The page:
The faded jeans and pink t-shirt hugged her small frame in an attractive, but unkempt, sort of way. He studied her closely as she walked toward him – trying to see through her too-big sunglasses. The smile on her face revealed nothing about her real situation.
The two had met once before and that first meeting was more than either had bargained for. She, with her blonde locks and freckled nose, and a heart and soul that she wanted to give; he with purely average looks, a good job, and a plan that seemed like light years from ever taking true form but that began unfolding that day on the park bench. In the warmth of the July sun, they spoke of their lives, their heartaches, and their wishes with an ease that flowed like the Chippewa, which ran just a few feet in front of them. She nervously talked the minutes away, shifting herself and changing positions…inching closer. It was small talk, but it wasn’t small at all.
In his head he said, “Just breathe,” but quickly forgetting his own advice, his mind wandered again to, “Will she let me kiss her? Could someone this alive and this much like me feel like I feel? God, just let me kiss her once and then I’ll know.” Glancing down, he noticed how neatly her toes were painted in aubergine and how the color both soaked up the sun and reflected the sky all at the same time.
“Take off your glasses,” he asked. “Let me see you.”
She smiled and slid the glasses from her appropriately sized nose that flared a bit when she laughed too hard.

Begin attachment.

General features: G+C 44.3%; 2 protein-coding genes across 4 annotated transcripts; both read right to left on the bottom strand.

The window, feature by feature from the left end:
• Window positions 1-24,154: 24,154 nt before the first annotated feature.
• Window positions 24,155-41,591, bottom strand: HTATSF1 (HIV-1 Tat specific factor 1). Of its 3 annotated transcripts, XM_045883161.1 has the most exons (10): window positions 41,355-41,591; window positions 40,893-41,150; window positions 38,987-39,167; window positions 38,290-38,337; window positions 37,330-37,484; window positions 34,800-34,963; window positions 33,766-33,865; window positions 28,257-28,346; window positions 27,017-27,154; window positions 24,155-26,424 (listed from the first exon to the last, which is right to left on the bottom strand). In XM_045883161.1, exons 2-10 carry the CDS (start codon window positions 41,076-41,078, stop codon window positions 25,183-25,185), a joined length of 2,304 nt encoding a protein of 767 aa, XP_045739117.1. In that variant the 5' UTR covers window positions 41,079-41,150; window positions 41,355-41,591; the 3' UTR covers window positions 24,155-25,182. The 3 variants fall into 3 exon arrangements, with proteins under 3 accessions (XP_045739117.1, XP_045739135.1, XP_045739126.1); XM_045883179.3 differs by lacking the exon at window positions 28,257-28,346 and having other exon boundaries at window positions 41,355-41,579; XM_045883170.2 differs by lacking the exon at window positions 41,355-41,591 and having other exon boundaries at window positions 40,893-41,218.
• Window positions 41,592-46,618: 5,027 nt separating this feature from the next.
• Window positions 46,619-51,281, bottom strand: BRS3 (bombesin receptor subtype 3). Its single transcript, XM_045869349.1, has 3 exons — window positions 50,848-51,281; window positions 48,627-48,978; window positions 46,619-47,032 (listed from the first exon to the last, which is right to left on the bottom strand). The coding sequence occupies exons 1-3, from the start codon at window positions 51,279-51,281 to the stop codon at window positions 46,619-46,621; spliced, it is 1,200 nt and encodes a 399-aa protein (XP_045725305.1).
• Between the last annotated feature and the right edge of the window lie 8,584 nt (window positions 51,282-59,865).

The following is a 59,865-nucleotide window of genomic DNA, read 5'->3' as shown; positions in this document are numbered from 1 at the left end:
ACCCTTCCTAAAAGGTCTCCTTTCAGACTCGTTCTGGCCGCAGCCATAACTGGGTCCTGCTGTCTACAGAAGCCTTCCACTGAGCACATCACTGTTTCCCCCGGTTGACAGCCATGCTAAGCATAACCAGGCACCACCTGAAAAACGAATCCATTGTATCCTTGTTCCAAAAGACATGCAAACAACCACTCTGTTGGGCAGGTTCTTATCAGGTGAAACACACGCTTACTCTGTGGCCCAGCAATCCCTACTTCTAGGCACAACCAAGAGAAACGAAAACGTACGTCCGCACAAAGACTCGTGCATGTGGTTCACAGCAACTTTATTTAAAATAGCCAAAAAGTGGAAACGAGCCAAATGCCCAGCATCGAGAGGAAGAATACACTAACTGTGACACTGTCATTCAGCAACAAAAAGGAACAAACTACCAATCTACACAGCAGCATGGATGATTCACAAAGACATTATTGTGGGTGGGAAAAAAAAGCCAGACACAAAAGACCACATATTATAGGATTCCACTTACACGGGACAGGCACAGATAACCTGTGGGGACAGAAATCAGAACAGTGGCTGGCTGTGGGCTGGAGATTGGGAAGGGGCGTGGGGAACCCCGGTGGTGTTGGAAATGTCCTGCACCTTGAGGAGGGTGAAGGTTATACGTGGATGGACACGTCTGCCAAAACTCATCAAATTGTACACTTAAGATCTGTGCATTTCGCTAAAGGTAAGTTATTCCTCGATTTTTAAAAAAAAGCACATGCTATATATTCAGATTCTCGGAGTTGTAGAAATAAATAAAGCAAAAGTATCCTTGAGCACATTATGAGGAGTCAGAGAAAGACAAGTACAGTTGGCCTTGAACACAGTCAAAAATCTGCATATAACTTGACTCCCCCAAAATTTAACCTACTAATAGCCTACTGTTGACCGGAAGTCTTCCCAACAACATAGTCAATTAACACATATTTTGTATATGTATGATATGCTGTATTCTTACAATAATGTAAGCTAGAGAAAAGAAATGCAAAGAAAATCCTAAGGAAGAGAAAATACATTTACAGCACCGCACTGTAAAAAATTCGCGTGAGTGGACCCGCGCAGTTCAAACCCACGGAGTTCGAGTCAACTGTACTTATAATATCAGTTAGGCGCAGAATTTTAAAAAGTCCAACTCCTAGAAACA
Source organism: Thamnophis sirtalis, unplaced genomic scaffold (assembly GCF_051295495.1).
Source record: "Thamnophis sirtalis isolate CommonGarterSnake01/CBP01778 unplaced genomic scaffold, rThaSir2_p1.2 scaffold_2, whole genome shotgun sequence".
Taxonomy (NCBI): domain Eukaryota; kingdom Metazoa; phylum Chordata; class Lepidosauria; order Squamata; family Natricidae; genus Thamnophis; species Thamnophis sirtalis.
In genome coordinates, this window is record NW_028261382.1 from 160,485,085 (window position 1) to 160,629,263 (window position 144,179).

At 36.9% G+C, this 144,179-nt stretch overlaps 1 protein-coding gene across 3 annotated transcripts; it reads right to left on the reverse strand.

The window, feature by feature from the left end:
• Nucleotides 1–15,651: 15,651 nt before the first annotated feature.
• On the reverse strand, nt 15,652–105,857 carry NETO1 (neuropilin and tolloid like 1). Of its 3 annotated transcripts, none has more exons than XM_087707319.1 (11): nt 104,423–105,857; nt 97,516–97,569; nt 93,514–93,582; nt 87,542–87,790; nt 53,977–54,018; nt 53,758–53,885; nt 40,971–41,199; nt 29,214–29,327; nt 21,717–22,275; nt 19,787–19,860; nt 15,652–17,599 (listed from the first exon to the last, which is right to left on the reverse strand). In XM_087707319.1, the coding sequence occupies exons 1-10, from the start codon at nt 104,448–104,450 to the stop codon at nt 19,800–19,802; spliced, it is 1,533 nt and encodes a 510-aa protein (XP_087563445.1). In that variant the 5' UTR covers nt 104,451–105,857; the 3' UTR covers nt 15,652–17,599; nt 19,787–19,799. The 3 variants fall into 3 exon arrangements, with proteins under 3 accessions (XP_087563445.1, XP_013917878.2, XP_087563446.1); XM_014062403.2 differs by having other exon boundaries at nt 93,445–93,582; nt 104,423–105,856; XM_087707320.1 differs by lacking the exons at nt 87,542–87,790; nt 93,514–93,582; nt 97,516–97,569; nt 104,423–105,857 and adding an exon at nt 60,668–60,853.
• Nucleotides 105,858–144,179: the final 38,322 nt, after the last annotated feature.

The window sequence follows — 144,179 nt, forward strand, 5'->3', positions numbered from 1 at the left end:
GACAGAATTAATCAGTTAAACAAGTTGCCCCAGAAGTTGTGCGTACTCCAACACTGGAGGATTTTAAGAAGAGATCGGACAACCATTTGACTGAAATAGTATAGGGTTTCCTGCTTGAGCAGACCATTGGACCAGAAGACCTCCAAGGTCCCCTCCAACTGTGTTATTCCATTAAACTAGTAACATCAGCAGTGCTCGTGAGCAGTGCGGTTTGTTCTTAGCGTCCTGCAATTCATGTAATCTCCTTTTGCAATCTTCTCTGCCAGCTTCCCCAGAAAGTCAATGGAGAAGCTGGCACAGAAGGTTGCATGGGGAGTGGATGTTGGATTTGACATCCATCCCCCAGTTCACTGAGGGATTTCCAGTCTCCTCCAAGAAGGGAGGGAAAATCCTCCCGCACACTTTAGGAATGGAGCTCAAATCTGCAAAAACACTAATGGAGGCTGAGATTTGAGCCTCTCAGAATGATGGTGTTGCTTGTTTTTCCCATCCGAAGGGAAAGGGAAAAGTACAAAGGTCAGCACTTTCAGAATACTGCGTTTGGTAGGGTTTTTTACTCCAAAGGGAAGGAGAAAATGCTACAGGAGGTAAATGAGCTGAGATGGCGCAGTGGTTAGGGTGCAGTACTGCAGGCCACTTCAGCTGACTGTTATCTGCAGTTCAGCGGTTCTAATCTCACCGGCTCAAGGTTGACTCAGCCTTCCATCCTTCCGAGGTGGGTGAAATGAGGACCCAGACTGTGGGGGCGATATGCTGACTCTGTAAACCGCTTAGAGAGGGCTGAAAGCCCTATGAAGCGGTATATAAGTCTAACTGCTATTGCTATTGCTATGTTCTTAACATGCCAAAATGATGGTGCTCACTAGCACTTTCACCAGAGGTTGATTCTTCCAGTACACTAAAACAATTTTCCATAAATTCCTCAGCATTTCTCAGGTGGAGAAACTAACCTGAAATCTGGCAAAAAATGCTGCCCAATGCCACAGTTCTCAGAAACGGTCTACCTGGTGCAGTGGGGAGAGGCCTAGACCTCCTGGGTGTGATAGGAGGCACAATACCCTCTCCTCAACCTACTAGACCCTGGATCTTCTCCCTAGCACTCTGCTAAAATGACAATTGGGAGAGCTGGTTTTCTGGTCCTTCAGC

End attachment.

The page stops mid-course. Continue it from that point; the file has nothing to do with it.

“My eyes are nothing like yours,” she said. “But I am a really good kisser.”
“What do you mean?”
“Well, your eyes…I get lost in your eyes. They’re blue and deep and unlike any I’ve ever seen. My color isn’t as pure as yours.”
He looked intently into the pale blueness of her eyes, seeing again for the first time a touch of insecurity that she tried hard to tuck away beneath her skin. He suddenly saw her. He saw past her beautifully tanned cheeks and the golden hair that framed her face in a way that he’d never ever seen before. As a cloud shaded the sun for a split second, he saw right through to her heart and beyond.
“Your eyes are just how they’re intended to be,” he said. Leaning into her ear, “You’re beautiful – all of you.”
She pulled back and turned away. “No I’m not,” she said, hopping up on the bench and placing her legs underneath her. She rocked back and forth slightly, but he noticed. “The sun must be giving you heat stroke. I define average. You have no idea.”
It was her perception of her own average-ness that connected him to her so fully. She was completely it for him and his heart went out to her easily. He gave it for her to hold in her hands and do with what she wanted because he knew this was it for him. She was it.
They kissed that July day and the days after. They pointed themselves down the path they were both born to be on and they held hands over the wall that separated them. But on that park bench and in the grass under trees when the sun became too warm, they made history, hatched plans, told stories, discussed successes and failures, lifted one another to extremes – and they kissed.
Time belonged to them.